He continued by praising Jones, saying, "It's some of Alan's best work. For him, having always been known as a reviewer or for his critiques, this gave him a chance to get his hands around being a writer, and I've always told him that I would be willing to publish his biography. I think he's lived a very interesting life, and in some ways, there's quite a bit of himself in the experience of remembering these films from when he was younger."

As Fantastic Fest gets underway in Austin, TX tomorrow, one of the events that attendees would do well to take advantage of is a signing of the book. It's a huge tactile experience as a book, an impressive piece of physical production that couldn't be reproduced any other way. The size and the quality of it are overwhelming, and it couldn't have been cheap. It's appropriate that the book would make its debut there, since Refn's time in Austin helped underwrite the entire enterprise in the first place.

Refn said, "That was very important to me. I wanted to make the most expensive film book ever produced. I went to FAB Press, because I met Harvey through Alan, and I like people like Harvey, a sort of one-man army doing it himself, that mom-and-pop thing... it's pure passion... and I asked Harvey, "How much did the most expensive poster book in the world cost? In terms of paper and printing and design... if there's nothing to hold back. How expensive can I possibly make this book?' And he gave me a number up around the $100,000 area, and I said, 'Let's do it.' I gave him my Lincoln money. The money I spent on producing this book, I earned making Lincoln commercials in Austin, Texas with Matthew McConaughey."

He explained that Fenton was actually startled by Refn's first pitch. "He was a bit taken aback. He doesn't often get phone calls where someone says, 'How expensive can we make it?' Most of the time in his world, it's how inexpensive can we make it? This is the ultimate Warhol trick. We take something that was trash and reintroduce it as the highest form of art."

One of the reasons these posters feel special is many of them are for films that don't exist now, and in some cases, they were created for a particular engagement at a particular theater. "There are about 20% which are famous films, some of the classic frequently-seen posters, which can be very expensive, but familiar. Then you have another 30% or 40% that are are maybe out in one one place now. But then about 50% of the book are just lost film, so niche or unobtainable that it took real time just to gather information on them."

There's an illusion these days that because of services like Netflix, people have "everything." My kids told me recently that they thought Netflix had every movie ever made. It's easy to get that wrong because people don't see evidence of how many movies disappear, but it's vast amounts. Refn said that doing the legwork on each of the posters here was like a remarkable treasure hunt. "There are many of the films where I don't think these films are around or available at all. Tim [League] went through his archives, and we were lucky to find even one or two of the titles. I would love to watch 'The Flesh Pot.' I don't know what it is, but it's a great title."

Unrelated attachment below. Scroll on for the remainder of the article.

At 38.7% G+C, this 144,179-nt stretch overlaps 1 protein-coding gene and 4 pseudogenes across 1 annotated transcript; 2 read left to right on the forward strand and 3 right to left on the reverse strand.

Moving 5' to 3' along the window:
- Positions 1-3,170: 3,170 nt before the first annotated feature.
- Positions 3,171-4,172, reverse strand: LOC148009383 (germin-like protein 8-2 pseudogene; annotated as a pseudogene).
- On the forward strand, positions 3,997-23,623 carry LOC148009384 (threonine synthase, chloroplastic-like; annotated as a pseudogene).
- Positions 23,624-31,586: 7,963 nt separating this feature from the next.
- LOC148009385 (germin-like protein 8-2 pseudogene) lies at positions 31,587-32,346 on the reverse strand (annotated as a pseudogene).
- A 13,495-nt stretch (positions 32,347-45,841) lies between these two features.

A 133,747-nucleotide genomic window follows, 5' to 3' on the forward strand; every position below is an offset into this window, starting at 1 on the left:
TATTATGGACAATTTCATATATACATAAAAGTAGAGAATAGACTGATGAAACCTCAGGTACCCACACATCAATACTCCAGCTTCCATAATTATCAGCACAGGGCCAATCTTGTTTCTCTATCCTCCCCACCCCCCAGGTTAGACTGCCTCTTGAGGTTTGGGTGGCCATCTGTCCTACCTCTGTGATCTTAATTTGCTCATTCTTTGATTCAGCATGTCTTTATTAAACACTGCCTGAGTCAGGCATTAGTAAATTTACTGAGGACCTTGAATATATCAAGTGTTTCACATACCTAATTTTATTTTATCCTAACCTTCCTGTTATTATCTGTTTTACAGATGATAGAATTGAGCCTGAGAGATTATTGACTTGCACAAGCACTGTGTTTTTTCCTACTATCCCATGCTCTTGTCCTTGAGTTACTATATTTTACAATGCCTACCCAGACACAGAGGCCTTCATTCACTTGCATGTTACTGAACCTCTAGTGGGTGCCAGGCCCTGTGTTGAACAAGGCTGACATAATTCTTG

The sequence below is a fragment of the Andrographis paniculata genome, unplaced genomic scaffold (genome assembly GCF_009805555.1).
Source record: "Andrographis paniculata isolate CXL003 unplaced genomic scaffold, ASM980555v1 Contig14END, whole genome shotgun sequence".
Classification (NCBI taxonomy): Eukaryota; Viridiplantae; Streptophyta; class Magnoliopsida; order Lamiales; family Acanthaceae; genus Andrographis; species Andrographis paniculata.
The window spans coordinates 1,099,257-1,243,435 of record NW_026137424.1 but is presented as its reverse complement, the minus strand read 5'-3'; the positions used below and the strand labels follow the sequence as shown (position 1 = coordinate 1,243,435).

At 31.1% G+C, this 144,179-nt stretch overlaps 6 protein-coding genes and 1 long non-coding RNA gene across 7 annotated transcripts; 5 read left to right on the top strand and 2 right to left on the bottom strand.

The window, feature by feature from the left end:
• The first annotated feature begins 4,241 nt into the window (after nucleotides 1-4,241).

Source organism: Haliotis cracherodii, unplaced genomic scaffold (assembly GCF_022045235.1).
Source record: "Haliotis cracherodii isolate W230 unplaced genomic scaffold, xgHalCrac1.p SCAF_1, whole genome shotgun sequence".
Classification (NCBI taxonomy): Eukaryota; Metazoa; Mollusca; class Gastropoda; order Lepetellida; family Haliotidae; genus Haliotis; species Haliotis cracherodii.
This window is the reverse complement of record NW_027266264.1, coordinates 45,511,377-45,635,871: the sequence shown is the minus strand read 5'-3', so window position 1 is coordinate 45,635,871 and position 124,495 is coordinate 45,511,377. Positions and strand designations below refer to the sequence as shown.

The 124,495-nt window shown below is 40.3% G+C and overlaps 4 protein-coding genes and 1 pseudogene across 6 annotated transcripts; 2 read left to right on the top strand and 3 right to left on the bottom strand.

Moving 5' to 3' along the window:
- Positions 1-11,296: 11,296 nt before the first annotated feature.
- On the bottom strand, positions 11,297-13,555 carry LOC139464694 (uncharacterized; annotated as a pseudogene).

If you're at Fantastic Fest, buy the book. Get it signed. Have Refn pick a special poster just for you, something like this:

Or this:

Or this:

And if you're not at Fantastic Fest, you can at least pre-order the thing. This may be the film nerd book of the year, so it is only fitting that you order it from the Amazon link below, which throws a little something-something into the Film Nerd 2.0 general warchest.

Special thanks to FonsPR and Nicolas Winding Refn for making the schedule work to talk about this one. It's one of the year's big treats.

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Review: Tom Hiddleston brings rumpled dignity to madness in brutal 'High-Rise'
Credit: BFI/Film 4
B+

Review: Tom Hiddleston brings rumpled dignity to madness in brutal 'High-Rise'

This won't be for everyone, but it's unrelenting and beautifully imagined

If you're a fan of "The Prisoner," I have a feeling you're going to really like Ben Wheatley's "High-Rise," adapted from the J.G. Ballard novel.

One of the things I learned early on about "The Prisoner" was that it is not for everyone. While I love the look of the world and the way the stories are told and the heightened sense of reality, I have seen enough people reject the entire thing outright to get that it is a particular taste. When you're talking about adapting the work of British novelist J.G. Ballard into film, you're automatically starting from a place outside the mainstream. He wasn't writing books like Michael Crichton, hoping for a film deal to turn his barely-more-than-an-outline into a big summer blockbuster. Ballard wrote end-of-the-world science-fiction and he dealt with the darkest corners of the human heart in work like "The Atrocity Exhibition" or "Crash, and when he was a child, he was sent to a Chinese internment camp with his family for two years during WWII because they were living and working in Shanghai. That experience inspired his novel and, later, the Steven Spielberg film "Empire Of The Sun," and there's no doubt that the shadow over his childhood informed much of the tone and the philosophy of what he wrote. His work is so particular, so recognizable, that "Ballardian" is an accepted term in literary description at this point. And if you're talking about what is "Ballardian," then "High-Rise" is damn close to a perfect example.